First Day of Mesa County in Level ‘Orange,’ Businesses Respond

Local News

MESA COUNTY, Colo. (KREX/KFQX)- On Monday, Mesa County moved from red to orange on the state’s COVID-19 risk dial. Restaurants can open at 25 percent capacity, and non-critical retail can move to 50 percent capacity. This comes after Mesa County has seen a decrease in new COVID-19 cases and hospitalizations.

“For percent positivity and hospitalizations we’re actually at yellow right now. So we’re doing very well,” said Mesa County Public Health Director Jeff Kuhr.

Data from Mesa County Public Health

While Mesa County’s two week new case count remains high, the county’s percent positivity and new hospitalization rate remains favorable on state public health metrics, ( see above graphics). This came after Gov. Jared Polis announced last week all counties in the red status on Colorado’s COVID-19 risk dial could move to orange on Jan. 4 after a statewide decrease in new hospitalizations, new cases, and percent positivity of COVID-19 tests.

But dozens of restaurants and businesses in Mesa County are part of Mesa County Public Health’s Variance Protection Program (VPP), which allows businesses to operate with lesser COVID-19 restrictions provided they prove they’re implementing safe practices. Kuhr says the move from red to orange won’t really impact many businesses already in the VPP

“We’ve actually been working with them more based off of how they spread their furniture out to create that social distancing,” Kuhr said when referring to restaurants. “With orange it’s around 25 percent. We’re close to that, slightly ahead of it.”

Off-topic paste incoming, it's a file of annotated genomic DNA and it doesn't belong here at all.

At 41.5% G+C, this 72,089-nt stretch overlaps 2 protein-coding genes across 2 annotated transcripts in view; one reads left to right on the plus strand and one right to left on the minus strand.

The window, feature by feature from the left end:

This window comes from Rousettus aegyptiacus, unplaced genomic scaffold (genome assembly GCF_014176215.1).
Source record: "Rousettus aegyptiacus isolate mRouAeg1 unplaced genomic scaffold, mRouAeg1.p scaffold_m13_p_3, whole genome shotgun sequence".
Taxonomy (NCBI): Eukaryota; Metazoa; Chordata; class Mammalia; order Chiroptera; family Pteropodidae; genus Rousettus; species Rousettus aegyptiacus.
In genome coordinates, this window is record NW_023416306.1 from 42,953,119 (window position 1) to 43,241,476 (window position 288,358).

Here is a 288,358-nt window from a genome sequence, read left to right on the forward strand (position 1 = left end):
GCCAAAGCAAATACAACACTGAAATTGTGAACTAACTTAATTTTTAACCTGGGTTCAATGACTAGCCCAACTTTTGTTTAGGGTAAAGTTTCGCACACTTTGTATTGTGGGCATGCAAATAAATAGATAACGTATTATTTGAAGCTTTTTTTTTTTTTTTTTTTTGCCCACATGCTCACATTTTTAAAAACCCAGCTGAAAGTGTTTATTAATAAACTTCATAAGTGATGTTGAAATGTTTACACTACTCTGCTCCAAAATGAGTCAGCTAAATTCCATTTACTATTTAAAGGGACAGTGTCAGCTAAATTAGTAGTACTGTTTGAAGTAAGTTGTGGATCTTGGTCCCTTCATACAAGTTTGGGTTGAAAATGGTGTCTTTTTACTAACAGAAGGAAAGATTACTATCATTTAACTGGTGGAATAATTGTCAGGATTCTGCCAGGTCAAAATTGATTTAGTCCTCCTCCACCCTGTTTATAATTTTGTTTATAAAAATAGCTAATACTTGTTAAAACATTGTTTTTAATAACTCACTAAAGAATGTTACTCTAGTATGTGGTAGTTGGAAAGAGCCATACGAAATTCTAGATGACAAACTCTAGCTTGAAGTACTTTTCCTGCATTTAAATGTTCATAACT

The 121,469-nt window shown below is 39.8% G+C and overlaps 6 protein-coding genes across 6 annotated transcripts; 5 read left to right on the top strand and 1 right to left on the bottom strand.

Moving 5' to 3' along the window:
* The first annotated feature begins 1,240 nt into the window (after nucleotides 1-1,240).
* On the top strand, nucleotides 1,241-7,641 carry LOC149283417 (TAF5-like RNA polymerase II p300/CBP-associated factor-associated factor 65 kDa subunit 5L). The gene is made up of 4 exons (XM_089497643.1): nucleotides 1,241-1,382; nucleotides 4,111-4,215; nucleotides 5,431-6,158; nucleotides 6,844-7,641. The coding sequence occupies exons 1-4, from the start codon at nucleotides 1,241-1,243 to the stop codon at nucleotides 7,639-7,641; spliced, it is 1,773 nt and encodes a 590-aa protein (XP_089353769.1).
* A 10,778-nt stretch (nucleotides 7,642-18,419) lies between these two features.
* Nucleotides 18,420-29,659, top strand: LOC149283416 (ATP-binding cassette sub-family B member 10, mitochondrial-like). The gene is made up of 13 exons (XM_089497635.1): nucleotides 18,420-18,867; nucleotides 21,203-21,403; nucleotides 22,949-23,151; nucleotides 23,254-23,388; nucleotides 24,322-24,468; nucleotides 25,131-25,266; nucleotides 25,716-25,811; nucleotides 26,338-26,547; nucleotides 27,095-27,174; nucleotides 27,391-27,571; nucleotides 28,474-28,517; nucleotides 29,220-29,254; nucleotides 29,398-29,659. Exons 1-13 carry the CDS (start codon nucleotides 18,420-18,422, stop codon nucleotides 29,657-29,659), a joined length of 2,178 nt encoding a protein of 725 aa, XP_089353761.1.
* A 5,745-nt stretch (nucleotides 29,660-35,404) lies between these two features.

Margie Wilson owns Grand Valley Books in downtown Grand Junction. She feels a move to level orange might improve business in to downtown restaurants, which she says increases traffic in her store. Wilson says her store recently got its own five star variance-, and she was told she too, could increase capacity.

“We were told when we got the variance, the five star variance, that we could now increase it to half of our capacity, which would be 25 people in the store.”

But Wilson adds she’s going to play it safe and keep capacity limited to 10-12 people.

Although Mesa County is now in level orange, public health officials still urge the public to wear face coverings in public spaces, and limit interactions with those outside one’s household.

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